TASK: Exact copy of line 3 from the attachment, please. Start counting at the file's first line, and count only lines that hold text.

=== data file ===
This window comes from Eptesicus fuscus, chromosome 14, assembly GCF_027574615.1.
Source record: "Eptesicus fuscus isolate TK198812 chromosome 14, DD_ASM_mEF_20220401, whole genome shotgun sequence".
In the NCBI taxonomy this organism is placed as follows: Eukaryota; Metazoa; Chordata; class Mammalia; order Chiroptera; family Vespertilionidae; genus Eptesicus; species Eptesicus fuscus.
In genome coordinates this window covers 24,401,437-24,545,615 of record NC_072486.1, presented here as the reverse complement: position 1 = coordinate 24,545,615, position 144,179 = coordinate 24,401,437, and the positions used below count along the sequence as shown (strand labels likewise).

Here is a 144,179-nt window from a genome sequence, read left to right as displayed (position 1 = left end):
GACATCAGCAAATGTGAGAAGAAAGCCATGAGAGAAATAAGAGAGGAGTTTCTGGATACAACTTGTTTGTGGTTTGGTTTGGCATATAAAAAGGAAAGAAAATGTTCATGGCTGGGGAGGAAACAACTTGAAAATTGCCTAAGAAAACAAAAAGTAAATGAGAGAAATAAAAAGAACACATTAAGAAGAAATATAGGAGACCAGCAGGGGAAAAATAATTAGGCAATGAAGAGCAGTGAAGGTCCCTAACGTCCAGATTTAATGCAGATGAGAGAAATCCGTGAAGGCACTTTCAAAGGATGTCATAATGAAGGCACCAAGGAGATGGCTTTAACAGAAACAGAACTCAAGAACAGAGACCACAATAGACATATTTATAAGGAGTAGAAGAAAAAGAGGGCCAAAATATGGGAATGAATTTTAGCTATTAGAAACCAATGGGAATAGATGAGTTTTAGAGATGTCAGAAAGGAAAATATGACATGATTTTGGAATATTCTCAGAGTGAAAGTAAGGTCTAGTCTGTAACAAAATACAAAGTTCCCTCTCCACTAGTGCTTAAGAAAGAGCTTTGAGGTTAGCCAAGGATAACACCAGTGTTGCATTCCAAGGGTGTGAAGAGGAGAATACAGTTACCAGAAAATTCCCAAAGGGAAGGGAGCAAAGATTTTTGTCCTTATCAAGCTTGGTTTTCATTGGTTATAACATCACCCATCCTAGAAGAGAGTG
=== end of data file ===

In the NCBI taxonomy this organism is placed as follows: Eukaryota; Metazoa; Chordata; class Mammalia; order Chiroptera; family Vespertilionidae; genus Eptesicus; species Eptesicus fuscus.